A Better Bedside Manner

Can a survey improve how patients experience health care?

Choosing a physician is often a tough task. Patients want a qualified doctor, but most also look for other qualities in that person: good communication skills, for example, and punctuality. How do patients find that kind of information?

That’s where the Washington Health Alliance is trying to help. A patient-experience survey—conducted by the alliance last year for the third time (the first survey was done in 2012)—measures how well health care organizations are doing in areas such as communicating with patients, offering timely appointments and coordinating care. The nonprofit alliance has clout, because its signature annual Community Checkup report has been measuring the quality of care in Washington since 2008.

The current survey and resulting report, Your Voice Matters, compares the results across medical groups and clinics in Washington and nationally. See how your medical groups rate by going to the alliance’s website (wahealthalliance.org) and searching “Your Voice Matters."

A few of Washington’s larger medical groups were surprised by their patients’ responses, discovering that there wasn’t necessarily a correlation between the quality of care provided and the quality of the patient experience. In other words, patients can be getting great care, but may not have a great overall experience with the other things that matter to them, such as communication with their doctor, punctual appointments and so on. Last year’s survey found that, on average, patients in Washington want more punctual appointments and information, and for a good reason. Patient who receive timely access to care and information are more likely to identify health problems early and are less likely to make unnecessary visits to emergency rooms.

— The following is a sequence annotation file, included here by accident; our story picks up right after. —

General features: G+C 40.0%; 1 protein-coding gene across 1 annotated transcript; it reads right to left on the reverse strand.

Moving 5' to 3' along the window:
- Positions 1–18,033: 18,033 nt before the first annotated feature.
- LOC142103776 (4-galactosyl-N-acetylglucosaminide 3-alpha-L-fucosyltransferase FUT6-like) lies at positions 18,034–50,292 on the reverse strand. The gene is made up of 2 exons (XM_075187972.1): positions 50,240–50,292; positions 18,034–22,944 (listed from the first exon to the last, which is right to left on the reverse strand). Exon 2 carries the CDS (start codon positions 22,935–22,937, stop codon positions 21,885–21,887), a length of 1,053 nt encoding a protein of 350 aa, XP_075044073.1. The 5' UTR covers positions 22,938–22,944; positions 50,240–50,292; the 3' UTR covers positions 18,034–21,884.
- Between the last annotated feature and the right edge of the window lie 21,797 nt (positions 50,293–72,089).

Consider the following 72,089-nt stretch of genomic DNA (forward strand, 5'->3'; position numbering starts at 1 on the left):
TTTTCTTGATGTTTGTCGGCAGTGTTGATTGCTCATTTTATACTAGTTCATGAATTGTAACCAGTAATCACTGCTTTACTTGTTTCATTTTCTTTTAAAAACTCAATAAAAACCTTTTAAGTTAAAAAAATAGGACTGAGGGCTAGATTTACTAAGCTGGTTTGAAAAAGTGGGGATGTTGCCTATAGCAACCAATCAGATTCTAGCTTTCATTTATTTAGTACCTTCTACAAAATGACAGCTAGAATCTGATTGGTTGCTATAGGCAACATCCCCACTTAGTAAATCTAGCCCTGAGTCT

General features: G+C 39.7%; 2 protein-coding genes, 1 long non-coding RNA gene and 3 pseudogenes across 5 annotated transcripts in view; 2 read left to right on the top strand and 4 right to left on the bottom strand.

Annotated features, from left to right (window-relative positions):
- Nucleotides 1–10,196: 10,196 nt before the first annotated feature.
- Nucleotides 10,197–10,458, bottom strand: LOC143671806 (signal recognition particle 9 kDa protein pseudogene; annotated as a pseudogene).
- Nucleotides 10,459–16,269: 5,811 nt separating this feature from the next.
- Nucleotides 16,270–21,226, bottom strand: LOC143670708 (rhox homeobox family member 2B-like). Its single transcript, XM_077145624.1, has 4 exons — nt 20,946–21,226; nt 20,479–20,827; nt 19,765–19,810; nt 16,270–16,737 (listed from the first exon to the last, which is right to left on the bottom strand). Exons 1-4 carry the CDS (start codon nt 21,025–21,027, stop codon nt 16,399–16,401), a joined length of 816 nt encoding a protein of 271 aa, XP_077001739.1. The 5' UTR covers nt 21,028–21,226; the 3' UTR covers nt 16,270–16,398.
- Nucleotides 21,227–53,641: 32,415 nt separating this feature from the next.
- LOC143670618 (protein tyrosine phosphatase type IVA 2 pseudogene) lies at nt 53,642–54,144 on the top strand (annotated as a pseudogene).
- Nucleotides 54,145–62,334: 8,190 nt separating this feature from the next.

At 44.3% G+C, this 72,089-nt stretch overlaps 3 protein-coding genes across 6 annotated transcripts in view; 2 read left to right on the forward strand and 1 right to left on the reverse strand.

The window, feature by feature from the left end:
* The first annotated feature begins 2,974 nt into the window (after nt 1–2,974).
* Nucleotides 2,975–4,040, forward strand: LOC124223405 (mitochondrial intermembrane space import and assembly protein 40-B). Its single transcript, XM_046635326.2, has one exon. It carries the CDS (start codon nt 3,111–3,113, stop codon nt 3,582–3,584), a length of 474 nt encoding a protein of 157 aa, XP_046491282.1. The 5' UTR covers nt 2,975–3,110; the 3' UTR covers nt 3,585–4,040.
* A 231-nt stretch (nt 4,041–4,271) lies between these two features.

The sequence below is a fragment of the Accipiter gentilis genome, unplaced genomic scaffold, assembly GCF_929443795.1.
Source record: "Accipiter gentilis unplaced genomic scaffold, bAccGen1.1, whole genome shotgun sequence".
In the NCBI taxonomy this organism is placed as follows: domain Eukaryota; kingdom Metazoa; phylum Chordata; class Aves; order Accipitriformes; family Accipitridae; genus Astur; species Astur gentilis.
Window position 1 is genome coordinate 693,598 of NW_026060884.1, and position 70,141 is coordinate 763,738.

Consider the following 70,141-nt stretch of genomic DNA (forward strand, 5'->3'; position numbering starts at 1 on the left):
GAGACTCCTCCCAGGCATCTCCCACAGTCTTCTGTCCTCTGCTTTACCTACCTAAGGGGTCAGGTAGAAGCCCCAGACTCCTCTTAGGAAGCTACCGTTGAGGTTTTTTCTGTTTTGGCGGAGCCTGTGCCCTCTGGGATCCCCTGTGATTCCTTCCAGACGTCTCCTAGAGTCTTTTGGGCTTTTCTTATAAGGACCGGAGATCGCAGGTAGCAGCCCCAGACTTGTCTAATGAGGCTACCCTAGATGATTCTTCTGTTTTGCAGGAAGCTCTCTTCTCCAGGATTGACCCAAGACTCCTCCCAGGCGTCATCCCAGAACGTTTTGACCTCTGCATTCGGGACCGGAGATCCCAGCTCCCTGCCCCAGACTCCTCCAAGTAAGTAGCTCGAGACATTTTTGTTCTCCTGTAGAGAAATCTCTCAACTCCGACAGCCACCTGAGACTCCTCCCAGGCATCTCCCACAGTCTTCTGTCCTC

It can take time to change behavior, but the goal of the survey is to do just that. “Creating a pattern of positive patient experience is very important,” says Susie Dade, deputy director of the alliance. “Reliably knowing what to expect from your provider when you seek care creates trust and lays the foundation for improving the health and well-being of the patient.”

Related Content

For our 17th annual report on the Puget Sound area’s most trusted physicians, we went straight to the experts—with the help of health care research firm Castle Connolly Medical Ltd.—and asked Seattle-area doctors to recommend their peers. The list of 412 physicians, in more than 66 specialties, on the following pages is the result of those recommendations.

Andrew Inglis, M.D., airway disorders, voice disorders, laryngeal stenosis, respiratory papillomatosis; Seattle Children’s Hospital, Otolaryngology, 4800 Sand Point Way NE, Seattle 206.987.2105; Seattle Children’s Hospital, Univer

Anesthesiologists, neurologists, orthopedic surgeons, neurosurgeons and some psychiatrists practice pain medicine.

Hower Kwon, M.D., autism spectrum disorders, anxiety & mood disorders, ADD/ADHD; Bellevue Child Behavior Center, 365 118th Ave.